How many of us proof read our articles or blogs once we’re done writing it? I don’t, most of the time. Honestly, because I think that I am just writing a blog post for refreshing my mind or pushing the cogs of my creative wheel so that they don’t rust. Practice, as one may call it. Practice has always been my nemesis, literally everywhere. What does that mean? Do I tend to give a secondary importance to these blog posts? Probably yes (But not this one). Even when I realize that I am not doing the right thing? Sadly, yes. What do I give more priority to? Right now, I think it would be my job. A few years back, it would have been my coursework and assignments? And maybe in the next few years it is going to be a lot many other things. So, am I being unreasonable here? Probably yes. But why?

being your own critic

Apart from my laziness to revise what I’ve just written, there are a few reasons why I do what I do. One, I barely make it on time on most occasions. I seldom completed writing my examination before time. Not that I am a procrastinator with all things, especially homework; you see, I used to be a good boy in school. But everything magically happened just at the right time. It is like, I have a feedback loop embedded inside, which self corrects me if I am going too fast, or too slow. Apparently, it isn’t very robust since it easily overshoots resulting in missed deadlines, and seldom undershoots which abstains me from doing things in advance. This auto-tune works satisfactorily in most occasions, but is found to be an under-performer under stress. What does it tell about me? That I need to get better at managing my time and energy.

Another reason, which is more prevalent while writing blog posts which are more or less opinionated and often exercise my muscle is hysteresis. When I write something, it is with a finite perspective. I’m bound in context and I dare not fall out of it lest I may digress, which is by far a norm in most of my blog posts. Hence, I’ve concocted a new punch line to throw at my interviewers in a PI, “I’ve made my greatest weakness my greatest strength – Digression is my forte!” Nevertheless, I’ll do justice to it today (If you notice closely, this was just an exemplary example of digressing from the core point). The problem is, I cannot toggle the context switch in my head like – switch, I’m in, switch, I’m out. Owing to this hysteresis, the progression of a post is always within a contextual perspective. On completing it, if I promptly set out to do a thorough proof read, chances are I will not find any alternatives, except typos, first, because I’ll be tired and second, because I haven’t stepped out of that perspective yet and everything is fresh as a daisy which bloomed in the morning, was plucked by afternoon and I’m sniffing its fragrance by evening. It hasn’t wilted yet, only waned a little. By the time I am out of context, my deadline might be nigh, as they often are.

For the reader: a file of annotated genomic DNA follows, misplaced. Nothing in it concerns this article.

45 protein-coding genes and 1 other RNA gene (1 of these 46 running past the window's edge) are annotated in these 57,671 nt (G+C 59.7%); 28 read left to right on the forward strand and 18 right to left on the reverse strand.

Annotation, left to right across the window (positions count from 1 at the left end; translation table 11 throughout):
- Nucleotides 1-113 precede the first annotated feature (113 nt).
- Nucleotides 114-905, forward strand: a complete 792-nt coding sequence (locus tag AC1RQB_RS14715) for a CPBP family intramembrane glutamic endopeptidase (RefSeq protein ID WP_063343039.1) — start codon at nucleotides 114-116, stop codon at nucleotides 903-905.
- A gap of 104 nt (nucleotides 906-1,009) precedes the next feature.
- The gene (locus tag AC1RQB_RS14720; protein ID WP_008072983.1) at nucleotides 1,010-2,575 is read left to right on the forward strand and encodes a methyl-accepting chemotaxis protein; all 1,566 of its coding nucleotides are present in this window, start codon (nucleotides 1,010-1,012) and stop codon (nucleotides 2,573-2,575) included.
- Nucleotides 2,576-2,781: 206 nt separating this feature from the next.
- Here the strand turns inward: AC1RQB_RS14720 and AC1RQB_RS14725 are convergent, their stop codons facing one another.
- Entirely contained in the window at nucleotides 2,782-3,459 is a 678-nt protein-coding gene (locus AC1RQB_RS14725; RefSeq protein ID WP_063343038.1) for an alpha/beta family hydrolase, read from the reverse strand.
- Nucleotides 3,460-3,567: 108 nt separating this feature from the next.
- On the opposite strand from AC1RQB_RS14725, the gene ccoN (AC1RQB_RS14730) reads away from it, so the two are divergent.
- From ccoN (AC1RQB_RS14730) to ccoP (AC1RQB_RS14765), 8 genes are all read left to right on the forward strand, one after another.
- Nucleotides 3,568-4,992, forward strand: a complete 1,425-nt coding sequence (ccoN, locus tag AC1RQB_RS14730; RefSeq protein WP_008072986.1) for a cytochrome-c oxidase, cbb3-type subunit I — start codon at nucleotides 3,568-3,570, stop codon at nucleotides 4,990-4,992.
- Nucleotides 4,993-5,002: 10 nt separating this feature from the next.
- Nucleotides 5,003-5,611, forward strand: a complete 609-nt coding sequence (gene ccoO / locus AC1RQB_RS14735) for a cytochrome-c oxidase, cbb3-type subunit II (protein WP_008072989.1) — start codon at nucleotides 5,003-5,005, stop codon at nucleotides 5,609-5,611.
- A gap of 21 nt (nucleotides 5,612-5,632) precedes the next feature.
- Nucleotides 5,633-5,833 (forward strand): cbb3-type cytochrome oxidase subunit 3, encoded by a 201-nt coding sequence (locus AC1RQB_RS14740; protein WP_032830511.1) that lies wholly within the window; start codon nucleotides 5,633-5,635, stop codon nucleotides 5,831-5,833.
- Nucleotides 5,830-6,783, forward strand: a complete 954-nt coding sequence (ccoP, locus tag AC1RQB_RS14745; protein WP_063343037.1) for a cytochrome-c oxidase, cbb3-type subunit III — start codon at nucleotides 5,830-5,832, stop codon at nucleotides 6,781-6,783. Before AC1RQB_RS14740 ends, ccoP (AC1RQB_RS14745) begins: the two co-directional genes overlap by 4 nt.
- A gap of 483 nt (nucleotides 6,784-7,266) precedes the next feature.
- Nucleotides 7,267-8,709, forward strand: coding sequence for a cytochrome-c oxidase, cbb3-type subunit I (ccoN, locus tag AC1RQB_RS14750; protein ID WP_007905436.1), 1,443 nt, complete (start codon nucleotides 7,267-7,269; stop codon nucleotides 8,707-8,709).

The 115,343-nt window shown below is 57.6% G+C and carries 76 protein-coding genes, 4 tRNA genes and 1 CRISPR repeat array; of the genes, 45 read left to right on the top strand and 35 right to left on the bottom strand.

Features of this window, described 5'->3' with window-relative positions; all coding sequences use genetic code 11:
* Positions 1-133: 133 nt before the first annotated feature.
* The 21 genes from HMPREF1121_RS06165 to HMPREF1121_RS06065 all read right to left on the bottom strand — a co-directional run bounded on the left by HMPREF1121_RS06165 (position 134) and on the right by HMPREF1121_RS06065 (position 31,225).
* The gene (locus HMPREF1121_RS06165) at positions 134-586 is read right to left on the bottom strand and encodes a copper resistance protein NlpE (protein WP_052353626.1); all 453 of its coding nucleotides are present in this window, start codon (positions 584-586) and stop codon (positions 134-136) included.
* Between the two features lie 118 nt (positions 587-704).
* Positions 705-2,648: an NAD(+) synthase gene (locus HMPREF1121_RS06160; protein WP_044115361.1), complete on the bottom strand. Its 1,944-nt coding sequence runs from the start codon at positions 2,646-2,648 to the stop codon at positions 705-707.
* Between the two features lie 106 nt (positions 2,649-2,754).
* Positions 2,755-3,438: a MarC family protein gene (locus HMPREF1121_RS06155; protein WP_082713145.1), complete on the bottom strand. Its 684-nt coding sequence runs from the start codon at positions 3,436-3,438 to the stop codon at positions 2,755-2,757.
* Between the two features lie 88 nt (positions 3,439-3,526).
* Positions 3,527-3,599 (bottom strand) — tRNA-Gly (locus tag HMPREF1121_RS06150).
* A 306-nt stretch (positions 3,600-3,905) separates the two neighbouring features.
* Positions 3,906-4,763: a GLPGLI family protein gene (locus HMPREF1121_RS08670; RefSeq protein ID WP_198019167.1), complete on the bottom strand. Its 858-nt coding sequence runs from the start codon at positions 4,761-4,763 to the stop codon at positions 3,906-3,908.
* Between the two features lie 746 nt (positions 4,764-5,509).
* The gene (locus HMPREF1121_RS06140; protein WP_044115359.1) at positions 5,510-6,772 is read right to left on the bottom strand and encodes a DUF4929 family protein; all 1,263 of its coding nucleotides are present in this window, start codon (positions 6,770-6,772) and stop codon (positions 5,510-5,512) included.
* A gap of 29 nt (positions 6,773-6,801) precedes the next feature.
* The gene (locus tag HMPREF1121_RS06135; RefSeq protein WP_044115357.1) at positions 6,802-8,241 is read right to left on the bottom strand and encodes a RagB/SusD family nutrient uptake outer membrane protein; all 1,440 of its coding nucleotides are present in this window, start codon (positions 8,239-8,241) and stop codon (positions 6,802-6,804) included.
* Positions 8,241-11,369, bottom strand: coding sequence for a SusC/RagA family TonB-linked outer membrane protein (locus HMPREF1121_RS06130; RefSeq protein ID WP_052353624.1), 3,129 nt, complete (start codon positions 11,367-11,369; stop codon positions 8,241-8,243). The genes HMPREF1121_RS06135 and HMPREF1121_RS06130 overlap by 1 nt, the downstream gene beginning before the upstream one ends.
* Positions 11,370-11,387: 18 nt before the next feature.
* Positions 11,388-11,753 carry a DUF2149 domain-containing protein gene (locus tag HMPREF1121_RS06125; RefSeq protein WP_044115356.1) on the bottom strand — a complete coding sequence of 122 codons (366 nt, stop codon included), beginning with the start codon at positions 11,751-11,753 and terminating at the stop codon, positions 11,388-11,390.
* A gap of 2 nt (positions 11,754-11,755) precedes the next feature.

Have you ever went back and read what you published a month ago, or a week ago, or say a year ago? Sometimes, I do. It is like having moved out of a dysfunctional relationship and afterwards, looking back and thinking, ‘fuck, was I drunk or what?’, or it may be the other way round, as most of retrospection and ruminating about our childhood leads us to believing that we were better off as kids(talk of pleasant memories). It is seldom at par with what and how we think presently. I’ve found that THAT, is the best time to proof read the article or the blog post like an evaluator would do, or an editor, because now we can subjectively dissect the content rather than going with the flow. A time has to elapse for that flow to be severed. Now, we’ll not just see what silly mistakes we made, but also improve construction and pay attention to flow and unity. If not, the mistakes go unnoticed, and the evil lives on.

Unfortunately, most of the time, I don’t have that luxury of allowing the flow to sever. First, because there is something called ‘Heat of the moment’ when raw passion flows through the veins and makes us write, moderation ensues when we recheck; chances are, we no longer feel that intensity by the time we revise and the concerns of being good and amicable, and politically correct crop up in our claustrophobic heads. Also, if you’re reacting to a news, it may not be a news by the time you get back to its review. This is especially exacting for writers who do a commentary on happenings around the world.

But, this does have a benefit in the long run. Like any other skill, this too can be honed and sharpened like an arrow head. By putting it to the grinder again, and again, and then again. So, while we are editing ourselves again and again, we also tend to get better at first hand constructions and tend to make less and less mistakes in our first drafts and a time comes when we become adroit at writing good first drafts. It is just like practicing math. Do arithmetic every day and then doing that level of arithmetic will become a reflex, you won’t have to put an effort into it.

Again, practice is the key. But just practicing and never checking if what we did was in fact correct, we’d actually be ruining our minds with filth rather than pristine knowledge. Anyways, someone else’s filth can be your lesson. So, learn my lessons and become better. This habit would soon manifest itself in every other field that you pursue, and you’ll notice that you don’t utter non-sense like you did. Even your impulsive responses would become more rational if not appropriate and you’ll know, it was time well spent.

P.S.: Besides, writing a lot in between the drafting and revising helps in falling out of context faster, because we’re diverting our attention while attending to other important things in life.

First Written: 09/02/2014

Next Pass: 13/02/2014

Published On: 22/02/2014

P.P.S.: Still a lot of scope. :)